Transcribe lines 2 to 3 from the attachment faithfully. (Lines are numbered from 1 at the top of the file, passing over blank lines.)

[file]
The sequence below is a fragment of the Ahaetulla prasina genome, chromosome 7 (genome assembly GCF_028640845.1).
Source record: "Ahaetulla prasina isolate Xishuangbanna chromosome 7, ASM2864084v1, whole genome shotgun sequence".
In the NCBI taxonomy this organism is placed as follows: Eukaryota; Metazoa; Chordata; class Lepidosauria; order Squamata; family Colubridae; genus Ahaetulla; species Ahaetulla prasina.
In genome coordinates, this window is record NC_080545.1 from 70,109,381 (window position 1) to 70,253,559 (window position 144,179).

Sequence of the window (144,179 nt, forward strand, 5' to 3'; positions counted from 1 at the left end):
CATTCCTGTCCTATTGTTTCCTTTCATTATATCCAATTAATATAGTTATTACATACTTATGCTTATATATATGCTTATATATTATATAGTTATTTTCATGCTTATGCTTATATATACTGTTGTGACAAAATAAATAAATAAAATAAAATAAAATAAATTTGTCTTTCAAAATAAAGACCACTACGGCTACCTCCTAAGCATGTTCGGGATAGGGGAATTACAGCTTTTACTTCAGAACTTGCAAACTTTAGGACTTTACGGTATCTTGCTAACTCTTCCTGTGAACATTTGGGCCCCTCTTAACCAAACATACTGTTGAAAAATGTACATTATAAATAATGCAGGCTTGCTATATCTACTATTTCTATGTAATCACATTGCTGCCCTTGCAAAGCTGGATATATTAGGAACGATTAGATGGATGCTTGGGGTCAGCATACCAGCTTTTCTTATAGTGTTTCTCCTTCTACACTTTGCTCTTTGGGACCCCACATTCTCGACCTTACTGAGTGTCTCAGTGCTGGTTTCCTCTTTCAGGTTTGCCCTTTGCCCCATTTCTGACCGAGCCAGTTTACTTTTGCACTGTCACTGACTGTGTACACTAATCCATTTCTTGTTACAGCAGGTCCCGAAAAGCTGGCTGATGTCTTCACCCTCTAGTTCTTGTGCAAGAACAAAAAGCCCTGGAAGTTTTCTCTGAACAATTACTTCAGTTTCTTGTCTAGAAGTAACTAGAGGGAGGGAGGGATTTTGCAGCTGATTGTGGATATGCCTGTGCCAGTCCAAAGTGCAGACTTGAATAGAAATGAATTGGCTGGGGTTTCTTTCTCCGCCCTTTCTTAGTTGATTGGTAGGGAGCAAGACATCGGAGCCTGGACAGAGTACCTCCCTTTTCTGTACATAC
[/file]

Source record: "Ahaetulla prasina isolate Xishuangbanna chromosome 7, ASM2864084v1, whole genome shotgun sequence".
In the NCBI taxonomy this organism is placed as follows: Eukaryota; Metazoa; Chordata; class Lepidosauria; order Squamata; family Colubridae; genus Ahaetulla; species Ahaetulla prasina.